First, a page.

I knew we were getting super close to the summit at that point and I feel like I got a whiff of energy that led me to the top. The last few steps once I saw the hut at the summit, I took in slowly as I wasn’t sure if I was going to be summiting this mountain again. A conversation came up at the summit and a few people agreed, that this is something you just do once. In my head I thought, wait I’ve done it 3 times now and I would be ok with doing it again. Although I know there are a lot of other mountains to climb; so maybe it was true for me too in a way. We will see I guess.
*Laundry room in the tent: every night!
finding home for the night
Guess what was pretty awesome? I had cell coverage at the top, called my sister sent a photo of us to her and then put myself right back on airplane mode. My first initial thought was, why did I turn on my data? I mean wasn’t this the point of the hike to get away, but honestly why not try and get that phone call out that we’re ok and we made it to the top; this was the most difficult part of the trail we were to endure, so I thought. After the summit, we returned down to our packs at the junction where most would head back and we would head forward towards Yosemite, still over 200 miles away.
Packs were still there, check! Another break needed, check. Once we strapped our backpacks in we did not stop at all on the 4 mile gruesome downhill to Guitar Lake. What an insane trail; I think my most commented saying was “man I’m glad we didn’t have to come up this way”; this would stand true until the end of the trail ha.
Ran out of water on the downhill; there was nothing after Trail Crest and even before on the switchbacks that we could fill up on. We had left a few sips and took them slowly knowing we were getting closer to water. Recommending filling up on the switchbacks or before with more water than you would ever think you need. Altitude does that.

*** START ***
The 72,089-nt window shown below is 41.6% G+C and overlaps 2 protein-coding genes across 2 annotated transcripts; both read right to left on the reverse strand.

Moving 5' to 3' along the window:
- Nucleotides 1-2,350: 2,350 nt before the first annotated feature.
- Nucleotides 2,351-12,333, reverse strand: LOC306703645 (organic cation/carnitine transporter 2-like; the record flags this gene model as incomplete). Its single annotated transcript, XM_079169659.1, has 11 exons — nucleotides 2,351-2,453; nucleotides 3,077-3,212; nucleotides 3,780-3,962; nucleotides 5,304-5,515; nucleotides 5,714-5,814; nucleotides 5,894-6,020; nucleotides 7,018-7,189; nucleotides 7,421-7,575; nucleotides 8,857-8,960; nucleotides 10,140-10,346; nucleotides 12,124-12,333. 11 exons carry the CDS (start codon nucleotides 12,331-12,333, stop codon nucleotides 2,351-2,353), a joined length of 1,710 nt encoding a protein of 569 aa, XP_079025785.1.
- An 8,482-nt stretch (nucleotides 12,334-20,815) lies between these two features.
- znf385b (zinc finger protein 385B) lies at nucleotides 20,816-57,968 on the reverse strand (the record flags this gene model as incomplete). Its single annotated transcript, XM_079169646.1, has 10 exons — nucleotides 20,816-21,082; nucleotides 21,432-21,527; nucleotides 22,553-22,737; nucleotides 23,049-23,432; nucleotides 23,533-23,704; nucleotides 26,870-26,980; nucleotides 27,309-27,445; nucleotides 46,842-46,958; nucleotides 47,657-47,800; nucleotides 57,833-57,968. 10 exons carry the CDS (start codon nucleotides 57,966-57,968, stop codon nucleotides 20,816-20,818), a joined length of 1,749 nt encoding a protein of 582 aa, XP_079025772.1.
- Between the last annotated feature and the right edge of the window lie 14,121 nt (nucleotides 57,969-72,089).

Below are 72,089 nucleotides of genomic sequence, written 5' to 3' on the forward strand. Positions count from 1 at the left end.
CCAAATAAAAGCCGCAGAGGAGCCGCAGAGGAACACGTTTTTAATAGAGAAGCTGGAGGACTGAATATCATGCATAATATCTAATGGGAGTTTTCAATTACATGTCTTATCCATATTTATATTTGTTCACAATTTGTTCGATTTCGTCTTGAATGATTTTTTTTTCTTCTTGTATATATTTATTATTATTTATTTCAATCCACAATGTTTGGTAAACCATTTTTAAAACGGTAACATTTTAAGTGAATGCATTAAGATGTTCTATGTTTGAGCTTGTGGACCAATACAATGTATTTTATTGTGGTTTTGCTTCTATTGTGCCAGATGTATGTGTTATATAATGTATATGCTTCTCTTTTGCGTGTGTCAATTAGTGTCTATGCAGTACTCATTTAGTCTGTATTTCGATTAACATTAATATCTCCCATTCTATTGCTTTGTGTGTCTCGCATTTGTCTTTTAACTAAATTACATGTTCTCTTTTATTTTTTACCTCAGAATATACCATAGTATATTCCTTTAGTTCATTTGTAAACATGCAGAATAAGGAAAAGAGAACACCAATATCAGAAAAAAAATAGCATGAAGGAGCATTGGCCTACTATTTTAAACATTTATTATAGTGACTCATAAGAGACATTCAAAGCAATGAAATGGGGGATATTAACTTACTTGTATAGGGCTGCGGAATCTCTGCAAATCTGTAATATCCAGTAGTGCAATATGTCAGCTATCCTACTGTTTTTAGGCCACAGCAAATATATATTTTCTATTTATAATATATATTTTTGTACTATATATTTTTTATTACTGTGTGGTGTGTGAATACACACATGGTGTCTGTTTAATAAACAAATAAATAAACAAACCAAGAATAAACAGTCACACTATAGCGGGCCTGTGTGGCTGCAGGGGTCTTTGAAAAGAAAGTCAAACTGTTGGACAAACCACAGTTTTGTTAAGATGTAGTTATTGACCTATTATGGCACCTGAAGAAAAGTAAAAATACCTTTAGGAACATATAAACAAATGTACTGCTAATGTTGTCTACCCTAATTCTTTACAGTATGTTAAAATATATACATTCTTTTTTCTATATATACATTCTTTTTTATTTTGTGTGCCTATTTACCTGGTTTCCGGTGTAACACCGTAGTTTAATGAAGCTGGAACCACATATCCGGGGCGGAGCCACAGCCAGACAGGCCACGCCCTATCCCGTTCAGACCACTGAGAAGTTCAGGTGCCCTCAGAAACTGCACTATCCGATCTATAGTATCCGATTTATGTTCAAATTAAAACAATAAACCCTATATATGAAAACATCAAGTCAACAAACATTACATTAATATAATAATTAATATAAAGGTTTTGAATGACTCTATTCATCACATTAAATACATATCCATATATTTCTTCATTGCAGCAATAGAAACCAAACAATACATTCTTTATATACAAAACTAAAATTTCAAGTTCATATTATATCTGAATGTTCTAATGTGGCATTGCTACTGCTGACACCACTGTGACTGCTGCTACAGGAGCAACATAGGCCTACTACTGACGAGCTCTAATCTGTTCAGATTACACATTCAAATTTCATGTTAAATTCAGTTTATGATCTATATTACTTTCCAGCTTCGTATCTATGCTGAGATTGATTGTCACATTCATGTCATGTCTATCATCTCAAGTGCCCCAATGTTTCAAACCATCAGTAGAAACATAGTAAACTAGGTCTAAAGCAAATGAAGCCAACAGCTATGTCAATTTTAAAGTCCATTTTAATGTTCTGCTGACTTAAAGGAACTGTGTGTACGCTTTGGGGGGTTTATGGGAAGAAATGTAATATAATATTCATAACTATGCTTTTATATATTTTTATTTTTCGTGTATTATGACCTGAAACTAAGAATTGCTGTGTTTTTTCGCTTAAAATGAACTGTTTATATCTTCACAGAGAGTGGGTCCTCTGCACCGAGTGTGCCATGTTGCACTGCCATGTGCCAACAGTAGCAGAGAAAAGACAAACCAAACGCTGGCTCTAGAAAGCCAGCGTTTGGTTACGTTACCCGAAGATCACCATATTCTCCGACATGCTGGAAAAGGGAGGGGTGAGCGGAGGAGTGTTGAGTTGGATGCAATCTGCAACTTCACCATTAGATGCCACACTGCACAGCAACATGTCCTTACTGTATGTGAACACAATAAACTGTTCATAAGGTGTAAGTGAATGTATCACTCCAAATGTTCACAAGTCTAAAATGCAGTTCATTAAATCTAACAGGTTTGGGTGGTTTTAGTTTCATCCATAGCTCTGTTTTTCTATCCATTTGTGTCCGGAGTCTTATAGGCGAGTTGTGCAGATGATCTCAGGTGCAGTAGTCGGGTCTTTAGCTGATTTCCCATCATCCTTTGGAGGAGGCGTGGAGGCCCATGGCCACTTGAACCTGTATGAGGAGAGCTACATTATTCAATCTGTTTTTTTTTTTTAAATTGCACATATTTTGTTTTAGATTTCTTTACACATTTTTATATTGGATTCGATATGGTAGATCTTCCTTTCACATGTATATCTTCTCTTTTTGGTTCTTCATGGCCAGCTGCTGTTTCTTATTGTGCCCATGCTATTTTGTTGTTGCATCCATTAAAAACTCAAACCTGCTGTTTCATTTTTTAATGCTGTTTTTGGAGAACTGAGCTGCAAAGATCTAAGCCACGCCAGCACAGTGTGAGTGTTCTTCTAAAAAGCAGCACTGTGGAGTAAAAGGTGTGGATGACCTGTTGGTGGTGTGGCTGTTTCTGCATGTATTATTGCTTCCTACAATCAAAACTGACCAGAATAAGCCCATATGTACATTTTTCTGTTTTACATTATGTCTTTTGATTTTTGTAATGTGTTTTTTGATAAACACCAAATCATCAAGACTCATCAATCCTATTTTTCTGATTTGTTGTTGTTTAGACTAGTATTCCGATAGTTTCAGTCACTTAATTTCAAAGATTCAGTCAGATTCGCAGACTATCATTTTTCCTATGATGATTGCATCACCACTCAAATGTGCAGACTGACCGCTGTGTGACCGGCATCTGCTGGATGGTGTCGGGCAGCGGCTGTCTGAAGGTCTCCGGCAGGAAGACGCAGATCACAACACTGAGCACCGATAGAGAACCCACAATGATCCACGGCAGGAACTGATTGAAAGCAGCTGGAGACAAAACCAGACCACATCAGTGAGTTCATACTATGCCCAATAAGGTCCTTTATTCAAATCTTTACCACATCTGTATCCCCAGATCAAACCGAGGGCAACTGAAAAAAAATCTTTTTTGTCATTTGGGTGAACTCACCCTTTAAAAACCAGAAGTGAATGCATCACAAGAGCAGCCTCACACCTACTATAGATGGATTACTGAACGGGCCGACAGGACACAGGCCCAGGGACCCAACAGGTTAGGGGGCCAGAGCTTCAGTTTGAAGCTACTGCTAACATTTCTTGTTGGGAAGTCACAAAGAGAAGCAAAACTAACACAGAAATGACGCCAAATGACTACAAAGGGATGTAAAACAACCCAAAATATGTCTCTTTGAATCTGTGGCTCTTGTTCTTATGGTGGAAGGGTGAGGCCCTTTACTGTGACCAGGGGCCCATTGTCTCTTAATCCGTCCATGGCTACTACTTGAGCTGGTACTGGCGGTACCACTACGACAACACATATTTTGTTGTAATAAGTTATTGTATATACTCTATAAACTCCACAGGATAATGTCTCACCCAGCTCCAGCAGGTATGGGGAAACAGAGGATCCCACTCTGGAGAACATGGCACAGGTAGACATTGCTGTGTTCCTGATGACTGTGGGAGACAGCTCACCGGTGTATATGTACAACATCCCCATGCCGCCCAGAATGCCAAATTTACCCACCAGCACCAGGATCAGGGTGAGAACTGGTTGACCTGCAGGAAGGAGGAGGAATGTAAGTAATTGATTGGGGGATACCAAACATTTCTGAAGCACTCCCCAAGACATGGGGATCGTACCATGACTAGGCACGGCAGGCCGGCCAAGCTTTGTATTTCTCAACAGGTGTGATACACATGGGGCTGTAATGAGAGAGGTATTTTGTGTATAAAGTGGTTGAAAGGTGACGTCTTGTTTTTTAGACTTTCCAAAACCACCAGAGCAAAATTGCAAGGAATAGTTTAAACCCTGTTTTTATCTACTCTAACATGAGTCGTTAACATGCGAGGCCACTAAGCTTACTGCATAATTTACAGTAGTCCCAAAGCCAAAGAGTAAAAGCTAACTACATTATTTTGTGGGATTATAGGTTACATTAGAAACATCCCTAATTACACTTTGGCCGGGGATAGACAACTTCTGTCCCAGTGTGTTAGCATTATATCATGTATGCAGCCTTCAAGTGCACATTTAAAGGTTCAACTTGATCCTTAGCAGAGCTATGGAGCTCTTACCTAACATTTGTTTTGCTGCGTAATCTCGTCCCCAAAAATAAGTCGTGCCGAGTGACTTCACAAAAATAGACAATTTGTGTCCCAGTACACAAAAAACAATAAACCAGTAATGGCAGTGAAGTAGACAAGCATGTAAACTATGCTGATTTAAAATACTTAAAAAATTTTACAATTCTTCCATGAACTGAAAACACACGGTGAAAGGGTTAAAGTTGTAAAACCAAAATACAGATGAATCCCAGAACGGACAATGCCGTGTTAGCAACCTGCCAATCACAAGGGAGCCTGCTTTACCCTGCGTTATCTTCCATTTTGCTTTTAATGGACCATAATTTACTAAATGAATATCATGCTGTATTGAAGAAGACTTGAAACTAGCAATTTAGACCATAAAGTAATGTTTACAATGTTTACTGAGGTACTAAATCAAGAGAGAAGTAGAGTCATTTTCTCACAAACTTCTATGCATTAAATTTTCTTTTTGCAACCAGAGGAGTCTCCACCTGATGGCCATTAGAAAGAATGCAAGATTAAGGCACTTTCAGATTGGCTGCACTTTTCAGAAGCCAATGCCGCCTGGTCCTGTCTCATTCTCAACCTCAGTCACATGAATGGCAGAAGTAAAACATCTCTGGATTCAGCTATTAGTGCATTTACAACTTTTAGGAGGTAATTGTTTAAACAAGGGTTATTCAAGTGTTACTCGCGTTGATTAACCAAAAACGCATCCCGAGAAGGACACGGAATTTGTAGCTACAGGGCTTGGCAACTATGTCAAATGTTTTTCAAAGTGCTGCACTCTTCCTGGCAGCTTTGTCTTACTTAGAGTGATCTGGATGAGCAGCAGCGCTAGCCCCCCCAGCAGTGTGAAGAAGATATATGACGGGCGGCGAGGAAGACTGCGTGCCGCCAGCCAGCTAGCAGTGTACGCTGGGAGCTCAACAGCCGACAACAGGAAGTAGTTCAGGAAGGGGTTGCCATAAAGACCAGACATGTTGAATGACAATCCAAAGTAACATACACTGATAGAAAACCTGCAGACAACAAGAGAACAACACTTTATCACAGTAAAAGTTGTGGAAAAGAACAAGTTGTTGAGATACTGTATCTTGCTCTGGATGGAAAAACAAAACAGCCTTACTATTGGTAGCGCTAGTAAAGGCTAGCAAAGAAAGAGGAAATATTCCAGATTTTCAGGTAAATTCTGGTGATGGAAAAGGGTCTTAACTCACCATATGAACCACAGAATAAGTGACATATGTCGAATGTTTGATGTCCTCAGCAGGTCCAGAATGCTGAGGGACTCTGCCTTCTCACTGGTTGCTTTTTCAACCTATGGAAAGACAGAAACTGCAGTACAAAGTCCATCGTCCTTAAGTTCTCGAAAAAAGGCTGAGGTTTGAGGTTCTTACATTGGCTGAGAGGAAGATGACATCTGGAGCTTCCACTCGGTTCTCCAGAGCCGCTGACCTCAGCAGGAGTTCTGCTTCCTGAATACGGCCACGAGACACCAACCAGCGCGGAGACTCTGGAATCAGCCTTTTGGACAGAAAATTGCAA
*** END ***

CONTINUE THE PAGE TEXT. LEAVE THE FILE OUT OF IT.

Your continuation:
no really, finding home for the night
As we were descending into this new valley I have never been in before, our goal was to make it to Crabtree Meadow area. The descent and ascent that day felt like enough at some point that we found Whitney Creek just beyond Guitar Lake and went south until a huge rock emerged into our views. One of the many times I said, “what a perfect campsite” the entire trip. 6:30pm struck and it was time to hide away and relax as that felt like one of the hardest days hiking (I thought that every night ha).
We were so tired, we didn’t even have dinner (mind you we did have a very late lunch around almost 4:00pm). Cornuts and jerky all the way and we were the happiest people in the valley, I think. This was the first night where we came up with our so called “cocktails” that we would make every night for dinner time. I packed a ton of electrolyte tablets in both our packs and 1.5 L of water and a tablet or two of Nuun Vitamin Tablets did the deed for the evening. Those of you thinking actual cocktails, no, not actual cocktails; just some lovely electrolyte tablets that happened to have a good fuzzy feeling after a long day of hiking.
I hope you guys enjoyed my blabbering’s, tune back for the next few days as I finally gather my thoughts and such for this trip.